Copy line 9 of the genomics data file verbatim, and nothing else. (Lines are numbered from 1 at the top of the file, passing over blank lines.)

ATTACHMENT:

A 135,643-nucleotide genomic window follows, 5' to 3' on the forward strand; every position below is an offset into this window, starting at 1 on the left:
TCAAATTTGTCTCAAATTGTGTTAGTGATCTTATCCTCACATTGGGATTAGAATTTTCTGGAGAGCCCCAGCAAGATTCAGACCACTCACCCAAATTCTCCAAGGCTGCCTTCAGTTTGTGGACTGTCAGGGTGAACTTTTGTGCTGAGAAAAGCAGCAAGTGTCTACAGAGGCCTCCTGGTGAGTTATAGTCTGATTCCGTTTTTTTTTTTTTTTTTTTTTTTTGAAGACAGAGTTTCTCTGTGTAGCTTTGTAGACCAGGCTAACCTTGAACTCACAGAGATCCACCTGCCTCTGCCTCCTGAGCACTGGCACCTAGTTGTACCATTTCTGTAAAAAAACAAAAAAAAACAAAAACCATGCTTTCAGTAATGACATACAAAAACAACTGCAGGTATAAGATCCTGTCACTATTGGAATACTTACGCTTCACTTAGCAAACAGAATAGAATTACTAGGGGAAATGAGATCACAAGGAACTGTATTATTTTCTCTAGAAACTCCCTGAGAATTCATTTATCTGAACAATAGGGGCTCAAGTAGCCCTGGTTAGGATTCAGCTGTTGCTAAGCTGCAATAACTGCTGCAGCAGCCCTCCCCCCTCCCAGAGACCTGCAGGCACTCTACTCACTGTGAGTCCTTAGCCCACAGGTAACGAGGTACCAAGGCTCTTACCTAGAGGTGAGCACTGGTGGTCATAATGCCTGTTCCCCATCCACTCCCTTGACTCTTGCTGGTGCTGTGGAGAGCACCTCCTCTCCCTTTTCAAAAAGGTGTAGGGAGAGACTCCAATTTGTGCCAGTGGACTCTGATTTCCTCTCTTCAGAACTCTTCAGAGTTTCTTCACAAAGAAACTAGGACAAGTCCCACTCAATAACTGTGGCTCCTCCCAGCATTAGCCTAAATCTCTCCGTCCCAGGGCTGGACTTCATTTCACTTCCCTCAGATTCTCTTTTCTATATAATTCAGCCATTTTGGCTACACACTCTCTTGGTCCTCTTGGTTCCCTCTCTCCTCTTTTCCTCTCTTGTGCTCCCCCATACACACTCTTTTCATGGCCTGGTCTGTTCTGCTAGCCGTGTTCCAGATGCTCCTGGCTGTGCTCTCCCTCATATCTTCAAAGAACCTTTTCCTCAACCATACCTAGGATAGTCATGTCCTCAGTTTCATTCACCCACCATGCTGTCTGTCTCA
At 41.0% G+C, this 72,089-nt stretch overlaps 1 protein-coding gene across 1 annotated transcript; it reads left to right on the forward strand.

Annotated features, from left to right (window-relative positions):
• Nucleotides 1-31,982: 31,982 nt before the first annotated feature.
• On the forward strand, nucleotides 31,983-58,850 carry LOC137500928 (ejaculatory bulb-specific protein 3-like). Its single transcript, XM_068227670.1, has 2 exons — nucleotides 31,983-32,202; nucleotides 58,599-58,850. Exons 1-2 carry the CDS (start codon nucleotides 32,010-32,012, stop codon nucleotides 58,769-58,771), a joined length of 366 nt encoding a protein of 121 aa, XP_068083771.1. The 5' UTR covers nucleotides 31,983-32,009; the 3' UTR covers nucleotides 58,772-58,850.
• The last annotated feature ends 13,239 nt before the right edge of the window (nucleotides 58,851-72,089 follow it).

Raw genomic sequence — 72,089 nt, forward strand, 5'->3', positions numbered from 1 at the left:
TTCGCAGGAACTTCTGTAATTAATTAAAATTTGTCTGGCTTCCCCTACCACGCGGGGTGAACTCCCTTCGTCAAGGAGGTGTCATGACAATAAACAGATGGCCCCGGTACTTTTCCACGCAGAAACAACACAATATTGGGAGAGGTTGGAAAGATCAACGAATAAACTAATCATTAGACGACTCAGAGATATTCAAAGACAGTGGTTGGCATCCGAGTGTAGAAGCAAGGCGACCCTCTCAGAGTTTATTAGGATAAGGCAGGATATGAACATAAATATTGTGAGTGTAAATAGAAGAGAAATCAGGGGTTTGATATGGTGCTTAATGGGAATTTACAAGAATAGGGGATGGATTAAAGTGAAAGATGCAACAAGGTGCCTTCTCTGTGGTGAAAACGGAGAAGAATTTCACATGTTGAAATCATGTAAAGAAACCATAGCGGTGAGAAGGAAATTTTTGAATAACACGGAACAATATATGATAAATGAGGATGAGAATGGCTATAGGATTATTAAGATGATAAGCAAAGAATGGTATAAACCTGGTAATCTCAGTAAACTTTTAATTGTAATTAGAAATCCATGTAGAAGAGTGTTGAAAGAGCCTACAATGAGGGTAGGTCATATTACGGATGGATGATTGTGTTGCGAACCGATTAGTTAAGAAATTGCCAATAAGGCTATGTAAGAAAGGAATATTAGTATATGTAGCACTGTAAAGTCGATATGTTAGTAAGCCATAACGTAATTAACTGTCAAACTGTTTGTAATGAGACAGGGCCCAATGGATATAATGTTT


TTCGCAGGAACTTCTGTAATTAATTAAAATTTGTCTGGCTTCCCCTACCACGCGGGGTGAACTCCCTTCGTCAAGGAGGTGTCATGACAATAAACAGATGGCCCCGGTACTTTTCCACGCAGAAACAACACAATATTGGGAGAGGTTGGAAAGATCAACGAATAAACTAATCATTAGACGACTCAGAGATATTCAAAGACAGTGGTTGGCATCCGAGTGTAGAAGCAAGGCGACCCTCTCAGAGTTTATTAGGATAAGGCAGGATATGAACATAAATATTGTGAGTGTAAATAGAAGAGAAATCAGGGGTTTGATATGGTGCTTAATGGGAATTTACAAGAATAGGGGATGGATTAAAGTGAAAGATGCAACAAGGTGCCTTCTCTGTGGTGAAAACGGAGAAGAATTTCACATGTTGAAATCATGTAAAGAAACCATAGCGGTGAGAAGGAAATTTTTGAATAACACGGAACAATATATGATAAATGAGGATGAGAATGGCTATAGGATTATTAAGATGATAAGCAAAGAATGGTATAAACCTGGTAATCTCAGTAAACTTTTAATTGTAATTAGAAATCCATGTAGAAGAGTGTTGAAAGAGCCTACAATGAGGGTAGGTCATATTACGGATGGATGATTGTGTTGCGAACCGATTAGTTAAGAAATTGCCAATAAGGCTATGTAAGAAAGGAATATTAGTATATGTAGCACTGTAAAGTCGATATGTTAGTAAGCCATAACGTAATTAACTGTCAAACTGTTTGTAATGAGACAGGGCCCAATGGATATAATGTTT